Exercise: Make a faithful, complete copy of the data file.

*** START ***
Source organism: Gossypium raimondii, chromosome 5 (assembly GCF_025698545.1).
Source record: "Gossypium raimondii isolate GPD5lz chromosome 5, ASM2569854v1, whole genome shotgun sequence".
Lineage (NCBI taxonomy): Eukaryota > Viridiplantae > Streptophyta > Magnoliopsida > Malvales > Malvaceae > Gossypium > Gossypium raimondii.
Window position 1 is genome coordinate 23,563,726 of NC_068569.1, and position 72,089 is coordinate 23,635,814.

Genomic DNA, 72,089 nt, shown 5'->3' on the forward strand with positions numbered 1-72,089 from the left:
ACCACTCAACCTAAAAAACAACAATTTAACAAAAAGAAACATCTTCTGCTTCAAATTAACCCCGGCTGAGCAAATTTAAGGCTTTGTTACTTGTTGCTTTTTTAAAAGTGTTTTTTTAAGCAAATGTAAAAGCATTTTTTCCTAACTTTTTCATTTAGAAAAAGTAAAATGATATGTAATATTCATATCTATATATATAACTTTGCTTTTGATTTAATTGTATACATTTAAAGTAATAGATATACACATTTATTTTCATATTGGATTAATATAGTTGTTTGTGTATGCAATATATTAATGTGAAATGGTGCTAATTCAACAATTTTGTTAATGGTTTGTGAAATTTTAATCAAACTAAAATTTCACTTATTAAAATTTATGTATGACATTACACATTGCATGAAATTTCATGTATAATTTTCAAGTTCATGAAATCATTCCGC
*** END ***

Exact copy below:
Source organism: Gossypium raimondii, chromosome 5 (assembly GCF_025698545.1).
Source record: "Gossypium raimondii isolate GPD5lz chromosome 5, ASM2569854v1, whole genome shotgun sequence".
Lineage (NCBI taxonomy): Eukaryota > Viridiplantae > Streptophyta > Magnoliopsida > Malvales > Malvaceae > Gossypium > Gossypium raimondii.
Window position 1 is genome coordinate 23,563,726 of NC_068569.1, and position 72,089 is coordinate 23,635,814.

Genomic DNA, 72,089 nt, shown 5'->3' on the forward strand with positions numbered 1-72,089 from the left:
ACCACTCAACCTAAAAAACAACAATTTAACAAAAAGAAACATCTTCTGCTTCAAATTAACCCCGGCTGAGCAAATTTAAGGCTTTGTTACTTGTTGCTTTTTTAAAAGTGTTTTTTTAAGCAAATGTAAAAGCATTTTTTCCTAACTTTTTCATTTAGAAAAAGTAAAATGATATGTAATATTCATATCTATATATATAACTTTGCTTTTGATTTAATTGTATACATTTAAAGTAATAGATATACACATTTATTTTCATATTGGATTAATATAGTTGTTTGTGTATGCAATATATTAATGTGAAATGGTGCTAATTCAACAATTTTGTTAATGGTTTGTGAAATTTTAATCAAACTAAAATTTCACTTATTAAAATTTATGTATGACATTACACATTGCATGAAATTTCATGTATAATTTTCAAGTTCATGAAATCATTCCGC